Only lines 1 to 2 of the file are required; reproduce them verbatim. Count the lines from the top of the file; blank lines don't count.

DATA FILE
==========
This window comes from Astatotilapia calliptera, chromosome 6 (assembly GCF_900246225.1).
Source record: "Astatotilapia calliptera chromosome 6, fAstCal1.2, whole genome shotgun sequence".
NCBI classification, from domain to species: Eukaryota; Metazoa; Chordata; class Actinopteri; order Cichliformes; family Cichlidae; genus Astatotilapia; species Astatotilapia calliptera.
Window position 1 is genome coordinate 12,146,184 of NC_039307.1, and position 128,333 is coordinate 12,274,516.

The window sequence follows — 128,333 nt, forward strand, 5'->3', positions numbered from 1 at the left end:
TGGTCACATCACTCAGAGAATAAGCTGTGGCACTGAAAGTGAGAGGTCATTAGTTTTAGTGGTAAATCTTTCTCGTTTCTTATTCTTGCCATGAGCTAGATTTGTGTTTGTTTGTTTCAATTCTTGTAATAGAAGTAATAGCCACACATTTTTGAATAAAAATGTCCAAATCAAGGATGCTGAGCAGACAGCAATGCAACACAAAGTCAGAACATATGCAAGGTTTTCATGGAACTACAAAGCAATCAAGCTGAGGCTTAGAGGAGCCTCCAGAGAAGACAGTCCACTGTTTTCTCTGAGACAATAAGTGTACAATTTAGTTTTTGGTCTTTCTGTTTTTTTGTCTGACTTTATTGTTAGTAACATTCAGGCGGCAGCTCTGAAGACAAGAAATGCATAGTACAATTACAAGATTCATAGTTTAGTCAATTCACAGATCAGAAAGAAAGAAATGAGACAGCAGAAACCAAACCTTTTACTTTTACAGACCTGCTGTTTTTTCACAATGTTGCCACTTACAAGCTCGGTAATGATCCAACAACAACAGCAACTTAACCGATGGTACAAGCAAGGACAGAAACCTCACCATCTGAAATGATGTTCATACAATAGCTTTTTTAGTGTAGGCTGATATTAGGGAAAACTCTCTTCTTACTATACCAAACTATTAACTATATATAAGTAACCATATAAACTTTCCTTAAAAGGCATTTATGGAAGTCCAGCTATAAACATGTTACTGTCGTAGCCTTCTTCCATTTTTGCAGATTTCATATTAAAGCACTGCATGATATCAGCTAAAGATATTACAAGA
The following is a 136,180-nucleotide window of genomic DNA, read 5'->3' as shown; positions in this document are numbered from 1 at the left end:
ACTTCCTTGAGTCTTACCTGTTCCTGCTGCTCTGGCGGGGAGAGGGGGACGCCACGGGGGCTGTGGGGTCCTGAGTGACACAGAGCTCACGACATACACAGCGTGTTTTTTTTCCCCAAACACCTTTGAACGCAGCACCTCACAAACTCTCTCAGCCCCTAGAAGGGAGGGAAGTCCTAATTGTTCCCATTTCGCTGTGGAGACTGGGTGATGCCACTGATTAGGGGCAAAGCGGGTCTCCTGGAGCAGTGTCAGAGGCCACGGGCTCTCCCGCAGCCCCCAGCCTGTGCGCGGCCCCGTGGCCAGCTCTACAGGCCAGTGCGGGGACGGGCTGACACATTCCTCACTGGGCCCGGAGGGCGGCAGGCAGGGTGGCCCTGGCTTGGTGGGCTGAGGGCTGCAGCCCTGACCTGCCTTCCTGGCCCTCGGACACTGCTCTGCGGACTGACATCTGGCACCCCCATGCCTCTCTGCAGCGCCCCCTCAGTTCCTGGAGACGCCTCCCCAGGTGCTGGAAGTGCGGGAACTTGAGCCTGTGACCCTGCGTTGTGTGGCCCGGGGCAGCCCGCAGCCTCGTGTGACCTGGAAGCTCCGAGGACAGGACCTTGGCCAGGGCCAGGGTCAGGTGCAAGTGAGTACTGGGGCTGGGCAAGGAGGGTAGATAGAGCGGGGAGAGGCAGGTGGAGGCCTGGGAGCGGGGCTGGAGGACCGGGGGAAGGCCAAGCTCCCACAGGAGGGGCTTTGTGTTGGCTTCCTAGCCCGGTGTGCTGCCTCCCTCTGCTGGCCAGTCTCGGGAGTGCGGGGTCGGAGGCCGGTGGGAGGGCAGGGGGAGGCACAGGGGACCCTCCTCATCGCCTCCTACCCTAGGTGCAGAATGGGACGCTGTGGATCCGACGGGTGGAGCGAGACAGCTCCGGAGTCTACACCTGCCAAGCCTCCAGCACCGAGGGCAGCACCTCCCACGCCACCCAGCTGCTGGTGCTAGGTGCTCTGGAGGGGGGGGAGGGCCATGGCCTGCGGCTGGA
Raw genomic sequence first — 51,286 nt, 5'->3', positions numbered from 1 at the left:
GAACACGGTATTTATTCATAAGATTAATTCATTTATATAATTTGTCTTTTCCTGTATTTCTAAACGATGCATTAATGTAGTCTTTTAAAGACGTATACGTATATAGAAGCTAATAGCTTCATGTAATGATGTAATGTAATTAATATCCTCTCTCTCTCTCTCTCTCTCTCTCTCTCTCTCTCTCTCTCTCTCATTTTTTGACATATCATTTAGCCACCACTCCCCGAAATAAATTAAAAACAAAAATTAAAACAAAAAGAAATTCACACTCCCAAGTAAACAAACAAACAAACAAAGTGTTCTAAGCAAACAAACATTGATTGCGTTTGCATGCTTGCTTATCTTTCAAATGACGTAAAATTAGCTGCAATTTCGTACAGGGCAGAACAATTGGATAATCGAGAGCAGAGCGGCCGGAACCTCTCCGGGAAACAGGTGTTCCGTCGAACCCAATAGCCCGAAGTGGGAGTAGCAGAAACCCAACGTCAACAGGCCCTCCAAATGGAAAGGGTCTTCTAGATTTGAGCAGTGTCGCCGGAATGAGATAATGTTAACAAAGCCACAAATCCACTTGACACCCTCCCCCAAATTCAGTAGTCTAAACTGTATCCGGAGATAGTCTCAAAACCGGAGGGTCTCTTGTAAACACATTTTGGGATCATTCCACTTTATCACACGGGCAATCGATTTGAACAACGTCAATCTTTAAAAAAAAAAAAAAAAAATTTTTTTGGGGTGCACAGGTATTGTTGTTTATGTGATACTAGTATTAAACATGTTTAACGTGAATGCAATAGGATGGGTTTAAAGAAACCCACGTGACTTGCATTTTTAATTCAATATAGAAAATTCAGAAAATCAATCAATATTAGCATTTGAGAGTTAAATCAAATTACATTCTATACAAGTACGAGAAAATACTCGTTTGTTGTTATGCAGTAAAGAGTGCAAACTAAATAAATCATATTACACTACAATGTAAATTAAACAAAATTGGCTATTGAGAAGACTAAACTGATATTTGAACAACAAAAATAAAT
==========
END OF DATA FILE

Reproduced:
This window comes from Astatotilapia calliptera, chromosome 6 (assembly GCF_900246225.1).
Source record: "Astatotilapia calliptera chromosome 6, fAstCal1.2, whole genome shotgun sequence".